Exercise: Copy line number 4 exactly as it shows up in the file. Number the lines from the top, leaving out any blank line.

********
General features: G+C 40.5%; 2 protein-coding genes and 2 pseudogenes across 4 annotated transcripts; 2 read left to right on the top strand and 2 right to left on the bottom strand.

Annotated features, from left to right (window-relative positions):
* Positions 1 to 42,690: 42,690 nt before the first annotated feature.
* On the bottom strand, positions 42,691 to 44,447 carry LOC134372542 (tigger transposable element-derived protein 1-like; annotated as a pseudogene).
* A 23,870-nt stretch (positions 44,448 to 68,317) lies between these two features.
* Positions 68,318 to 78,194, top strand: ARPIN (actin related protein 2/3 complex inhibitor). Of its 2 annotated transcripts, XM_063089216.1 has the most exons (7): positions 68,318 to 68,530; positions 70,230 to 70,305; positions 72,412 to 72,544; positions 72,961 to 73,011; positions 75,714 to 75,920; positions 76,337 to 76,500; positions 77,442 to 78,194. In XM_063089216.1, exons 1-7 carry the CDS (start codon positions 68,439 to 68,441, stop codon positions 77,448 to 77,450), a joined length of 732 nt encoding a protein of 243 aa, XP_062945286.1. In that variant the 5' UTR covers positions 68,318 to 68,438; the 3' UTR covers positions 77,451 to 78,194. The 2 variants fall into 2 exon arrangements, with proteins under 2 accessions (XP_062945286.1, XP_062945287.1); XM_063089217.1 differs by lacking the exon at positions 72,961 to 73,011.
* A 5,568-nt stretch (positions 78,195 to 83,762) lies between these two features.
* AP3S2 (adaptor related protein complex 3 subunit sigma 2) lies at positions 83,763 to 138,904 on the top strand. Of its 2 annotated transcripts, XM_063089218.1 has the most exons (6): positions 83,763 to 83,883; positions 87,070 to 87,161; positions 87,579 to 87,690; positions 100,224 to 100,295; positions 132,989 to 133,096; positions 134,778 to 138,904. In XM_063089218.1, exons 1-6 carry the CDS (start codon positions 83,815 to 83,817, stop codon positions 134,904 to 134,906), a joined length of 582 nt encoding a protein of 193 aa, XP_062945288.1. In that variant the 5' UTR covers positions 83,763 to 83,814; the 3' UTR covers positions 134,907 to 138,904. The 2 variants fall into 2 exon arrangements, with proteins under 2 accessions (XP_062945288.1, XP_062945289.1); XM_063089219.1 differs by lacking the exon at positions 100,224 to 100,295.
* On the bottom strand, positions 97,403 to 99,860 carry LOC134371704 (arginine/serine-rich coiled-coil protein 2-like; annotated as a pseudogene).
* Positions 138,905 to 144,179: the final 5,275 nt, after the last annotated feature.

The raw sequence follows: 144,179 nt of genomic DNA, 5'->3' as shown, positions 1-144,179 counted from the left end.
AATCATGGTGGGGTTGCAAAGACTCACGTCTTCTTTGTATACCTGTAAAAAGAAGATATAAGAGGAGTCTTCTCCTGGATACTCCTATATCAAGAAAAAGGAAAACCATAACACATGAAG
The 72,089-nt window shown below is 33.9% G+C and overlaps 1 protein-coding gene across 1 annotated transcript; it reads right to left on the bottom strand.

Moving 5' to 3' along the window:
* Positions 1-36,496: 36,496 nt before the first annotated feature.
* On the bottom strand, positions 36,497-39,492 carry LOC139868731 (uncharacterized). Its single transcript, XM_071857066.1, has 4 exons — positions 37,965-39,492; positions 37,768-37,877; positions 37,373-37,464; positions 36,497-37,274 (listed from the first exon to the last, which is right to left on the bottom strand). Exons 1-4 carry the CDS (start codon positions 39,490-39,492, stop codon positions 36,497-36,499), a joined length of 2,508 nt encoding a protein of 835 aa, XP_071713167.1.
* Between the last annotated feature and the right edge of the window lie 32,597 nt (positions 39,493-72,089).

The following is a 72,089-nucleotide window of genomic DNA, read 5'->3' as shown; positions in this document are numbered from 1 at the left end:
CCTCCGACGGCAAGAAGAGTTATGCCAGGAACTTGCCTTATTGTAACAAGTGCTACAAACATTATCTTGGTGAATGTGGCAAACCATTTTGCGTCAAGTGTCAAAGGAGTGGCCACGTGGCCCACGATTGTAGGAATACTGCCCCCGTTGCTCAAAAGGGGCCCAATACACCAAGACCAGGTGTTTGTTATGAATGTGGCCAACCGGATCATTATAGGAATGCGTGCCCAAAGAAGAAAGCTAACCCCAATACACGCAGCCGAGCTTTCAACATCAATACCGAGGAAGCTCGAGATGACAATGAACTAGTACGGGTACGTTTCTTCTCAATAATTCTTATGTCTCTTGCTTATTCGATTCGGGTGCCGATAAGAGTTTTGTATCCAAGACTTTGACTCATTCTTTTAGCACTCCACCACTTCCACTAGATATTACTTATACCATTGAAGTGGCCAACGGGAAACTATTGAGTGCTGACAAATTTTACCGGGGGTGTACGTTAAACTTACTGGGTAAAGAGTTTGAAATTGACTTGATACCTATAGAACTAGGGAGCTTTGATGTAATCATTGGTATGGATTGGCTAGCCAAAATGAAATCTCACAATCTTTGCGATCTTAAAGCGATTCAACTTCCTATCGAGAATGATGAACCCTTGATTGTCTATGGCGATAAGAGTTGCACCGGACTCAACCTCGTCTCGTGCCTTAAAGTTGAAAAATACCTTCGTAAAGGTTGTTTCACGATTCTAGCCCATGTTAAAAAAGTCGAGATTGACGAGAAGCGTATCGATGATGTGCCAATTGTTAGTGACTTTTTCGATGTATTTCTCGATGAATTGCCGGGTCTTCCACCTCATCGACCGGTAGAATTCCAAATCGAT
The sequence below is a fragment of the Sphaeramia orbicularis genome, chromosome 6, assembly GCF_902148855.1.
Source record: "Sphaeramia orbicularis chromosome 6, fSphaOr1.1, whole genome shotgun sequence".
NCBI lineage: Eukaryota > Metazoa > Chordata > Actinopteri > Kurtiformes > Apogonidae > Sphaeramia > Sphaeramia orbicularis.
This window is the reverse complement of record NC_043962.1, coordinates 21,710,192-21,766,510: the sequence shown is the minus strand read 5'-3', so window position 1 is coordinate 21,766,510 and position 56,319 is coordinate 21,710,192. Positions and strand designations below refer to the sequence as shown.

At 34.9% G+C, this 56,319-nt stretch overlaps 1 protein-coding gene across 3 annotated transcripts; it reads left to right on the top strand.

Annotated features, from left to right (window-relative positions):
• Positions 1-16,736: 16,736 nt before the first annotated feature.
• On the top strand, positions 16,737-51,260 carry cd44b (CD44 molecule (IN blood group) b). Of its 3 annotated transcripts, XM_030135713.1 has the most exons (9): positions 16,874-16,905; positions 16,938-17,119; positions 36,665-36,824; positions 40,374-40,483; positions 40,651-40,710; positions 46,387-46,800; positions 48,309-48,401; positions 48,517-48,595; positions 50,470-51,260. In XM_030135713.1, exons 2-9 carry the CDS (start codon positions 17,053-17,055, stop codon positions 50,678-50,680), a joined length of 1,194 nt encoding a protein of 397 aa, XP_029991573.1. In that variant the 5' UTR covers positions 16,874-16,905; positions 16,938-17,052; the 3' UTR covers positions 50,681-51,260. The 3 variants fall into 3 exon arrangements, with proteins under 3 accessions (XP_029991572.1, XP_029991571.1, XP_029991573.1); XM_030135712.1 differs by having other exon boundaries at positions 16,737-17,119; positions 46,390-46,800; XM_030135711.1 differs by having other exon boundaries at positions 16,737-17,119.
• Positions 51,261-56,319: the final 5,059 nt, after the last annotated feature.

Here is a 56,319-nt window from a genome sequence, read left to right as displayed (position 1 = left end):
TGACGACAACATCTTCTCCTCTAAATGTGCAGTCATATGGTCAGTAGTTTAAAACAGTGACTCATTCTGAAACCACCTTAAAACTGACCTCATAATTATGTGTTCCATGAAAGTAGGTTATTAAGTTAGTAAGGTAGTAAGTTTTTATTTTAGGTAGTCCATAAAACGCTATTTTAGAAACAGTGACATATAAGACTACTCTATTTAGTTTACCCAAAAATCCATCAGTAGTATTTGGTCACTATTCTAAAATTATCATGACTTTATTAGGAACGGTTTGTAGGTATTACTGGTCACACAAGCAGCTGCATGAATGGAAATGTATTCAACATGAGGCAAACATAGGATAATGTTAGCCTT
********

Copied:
* On the bottom strand, positions 42,691 to 44,447 carry LOC134372542 (tigger transposable element-derived protein 1-like; annotated as a pseudogene).